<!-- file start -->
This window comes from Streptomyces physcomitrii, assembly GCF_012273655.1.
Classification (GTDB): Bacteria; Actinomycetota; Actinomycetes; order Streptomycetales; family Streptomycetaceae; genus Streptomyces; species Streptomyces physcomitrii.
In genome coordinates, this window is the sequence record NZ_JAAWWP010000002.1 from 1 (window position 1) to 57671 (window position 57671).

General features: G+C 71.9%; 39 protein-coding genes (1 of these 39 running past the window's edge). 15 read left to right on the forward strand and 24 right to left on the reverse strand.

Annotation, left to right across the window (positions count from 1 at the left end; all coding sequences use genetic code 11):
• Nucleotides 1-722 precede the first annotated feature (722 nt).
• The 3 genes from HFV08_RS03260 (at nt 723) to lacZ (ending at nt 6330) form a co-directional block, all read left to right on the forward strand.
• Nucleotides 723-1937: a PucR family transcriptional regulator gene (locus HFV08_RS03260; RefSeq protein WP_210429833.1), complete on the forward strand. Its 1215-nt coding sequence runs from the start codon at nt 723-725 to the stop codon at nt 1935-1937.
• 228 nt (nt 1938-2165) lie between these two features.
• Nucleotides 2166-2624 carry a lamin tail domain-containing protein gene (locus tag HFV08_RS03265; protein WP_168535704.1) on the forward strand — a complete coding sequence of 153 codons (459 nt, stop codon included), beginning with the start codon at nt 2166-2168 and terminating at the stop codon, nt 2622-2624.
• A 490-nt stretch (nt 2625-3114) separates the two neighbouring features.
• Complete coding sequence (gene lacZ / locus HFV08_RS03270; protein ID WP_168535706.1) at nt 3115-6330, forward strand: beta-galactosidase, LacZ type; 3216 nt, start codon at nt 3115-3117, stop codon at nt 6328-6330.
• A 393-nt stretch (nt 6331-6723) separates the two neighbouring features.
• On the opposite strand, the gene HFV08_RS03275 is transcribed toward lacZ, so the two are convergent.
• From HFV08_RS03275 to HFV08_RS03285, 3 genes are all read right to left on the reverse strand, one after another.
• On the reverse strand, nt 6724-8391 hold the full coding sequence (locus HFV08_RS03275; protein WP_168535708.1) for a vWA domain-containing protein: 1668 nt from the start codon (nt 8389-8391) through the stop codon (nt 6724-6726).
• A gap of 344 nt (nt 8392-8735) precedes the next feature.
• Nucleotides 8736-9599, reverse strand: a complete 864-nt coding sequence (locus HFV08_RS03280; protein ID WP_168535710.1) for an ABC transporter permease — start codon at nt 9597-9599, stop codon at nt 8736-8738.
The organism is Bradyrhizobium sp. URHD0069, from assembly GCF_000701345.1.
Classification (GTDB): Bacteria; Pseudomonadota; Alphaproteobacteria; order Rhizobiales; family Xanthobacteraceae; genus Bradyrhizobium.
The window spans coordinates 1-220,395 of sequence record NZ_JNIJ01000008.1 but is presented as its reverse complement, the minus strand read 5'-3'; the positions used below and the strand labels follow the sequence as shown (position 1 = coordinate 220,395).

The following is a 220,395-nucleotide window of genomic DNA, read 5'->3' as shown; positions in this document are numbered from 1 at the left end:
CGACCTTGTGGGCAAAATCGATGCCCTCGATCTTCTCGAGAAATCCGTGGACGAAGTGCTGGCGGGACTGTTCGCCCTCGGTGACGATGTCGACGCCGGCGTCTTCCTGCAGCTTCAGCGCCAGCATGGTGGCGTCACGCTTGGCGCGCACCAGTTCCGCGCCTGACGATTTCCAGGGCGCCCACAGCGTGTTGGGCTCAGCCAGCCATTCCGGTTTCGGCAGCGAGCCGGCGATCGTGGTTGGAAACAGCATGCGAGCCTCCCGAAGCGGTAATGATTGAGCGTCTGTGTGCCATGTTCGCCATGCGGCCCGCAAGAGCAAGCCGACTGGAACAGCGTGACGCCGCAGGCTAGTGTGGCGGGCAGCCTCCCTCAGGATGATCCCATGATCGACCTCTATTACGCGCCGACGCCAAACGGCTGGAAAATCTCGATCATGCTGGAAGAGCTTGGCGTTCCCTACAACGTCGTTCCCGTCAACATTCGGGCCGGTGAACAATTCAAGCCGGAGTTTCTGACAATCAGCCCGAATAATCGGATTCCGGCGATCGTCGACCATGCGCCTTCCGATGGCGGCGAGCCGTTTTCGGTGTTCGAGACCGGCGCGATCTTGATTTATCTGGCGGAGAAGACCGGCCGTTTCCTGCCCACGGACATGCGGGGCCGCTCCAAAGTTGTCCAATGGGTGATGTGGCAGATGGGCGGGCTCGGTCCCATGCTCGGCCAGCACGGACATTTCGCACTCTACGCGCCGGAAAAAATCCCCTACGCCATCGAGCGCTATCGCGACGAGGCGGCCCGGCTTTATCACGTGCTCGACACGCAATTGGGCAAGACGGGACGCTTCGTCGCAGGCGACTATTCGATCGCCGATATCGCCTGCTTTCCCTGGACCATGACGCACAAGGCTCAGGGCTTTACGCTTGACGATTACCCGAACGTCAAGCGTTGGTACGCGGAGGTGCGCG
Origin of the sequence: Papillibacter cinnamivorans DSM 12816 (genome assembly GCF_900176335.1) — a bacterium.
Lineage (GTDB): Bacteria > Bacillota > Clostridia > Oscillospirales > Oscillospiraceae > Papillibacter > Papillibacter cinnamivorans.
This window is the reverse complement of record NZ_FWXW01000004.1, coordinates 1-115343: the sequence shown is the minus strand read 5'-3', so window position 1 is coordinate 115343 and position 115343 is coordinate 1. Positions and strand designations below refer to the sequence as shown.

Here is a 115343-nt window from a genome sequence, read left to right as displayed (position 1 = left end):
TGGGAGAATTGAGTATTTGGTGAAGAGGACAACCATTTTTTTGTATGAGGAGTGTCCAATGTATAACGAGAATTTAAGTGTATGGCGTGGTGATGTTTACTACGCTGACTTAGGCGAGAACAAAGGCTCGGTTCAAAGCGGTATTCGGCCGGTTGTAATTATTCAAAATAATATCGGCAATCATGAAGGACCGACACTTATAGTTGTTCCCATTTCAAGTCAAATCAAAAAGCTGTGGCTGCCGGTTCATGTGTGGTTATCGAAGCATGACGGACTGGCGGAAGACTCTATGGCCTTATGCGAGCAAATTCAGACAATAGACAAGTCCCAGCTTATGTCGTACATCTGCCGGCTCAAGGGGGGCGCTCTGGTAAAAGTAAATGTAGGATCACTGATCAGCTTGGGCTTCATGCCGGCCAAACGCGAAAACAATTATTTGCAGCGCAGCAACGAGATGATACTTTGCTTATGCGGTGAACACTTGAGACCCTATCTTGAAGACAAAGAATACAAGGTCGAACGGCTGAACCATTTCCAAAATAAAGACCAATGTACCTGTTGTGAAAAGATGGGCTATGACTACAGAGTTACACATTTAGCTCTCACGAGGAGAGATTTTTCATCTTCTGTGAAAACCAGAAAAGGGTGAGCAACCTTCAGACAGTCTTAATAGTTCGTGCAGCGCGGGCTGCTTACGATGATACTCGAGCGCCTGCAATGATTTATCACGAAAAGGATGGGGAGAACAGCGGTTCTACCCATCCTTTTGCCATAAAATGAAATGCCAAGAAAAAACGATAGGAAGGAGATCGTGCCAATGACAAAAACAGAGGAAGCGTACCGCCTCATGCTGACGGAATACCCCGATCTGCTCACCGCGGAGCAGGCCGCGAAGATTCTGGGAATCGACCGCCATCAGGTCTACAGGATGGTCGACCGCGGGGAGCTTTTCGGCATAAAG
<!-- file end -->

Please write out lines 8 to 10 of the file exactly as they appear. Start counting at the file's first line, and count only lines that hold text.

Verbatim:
• Nucleotides 723-1937: a PucR family transcriptional regulator gene (locus HFV08_RS03260; RefSeq protein WP_210429833.1), complete on the forward strand. Its 1215-nt coding sequence runs from the start codon at nt 723-725 to the stop codon at nt 1935-1937.
• 228 nt (nt 1938-2165) lie between these two features.
• Nucleotides 2166-2624 carry a lamin tail domain-containing protein gene (locus tag HFV08_RS03265; protein WP_168535704.1) on the forward strand — a complete coding sequence of 153 codons (459 nt, stop codon included), beginning with the start codon at nt 2166-2168 and terminating at the stop codon, nt 2622-2624.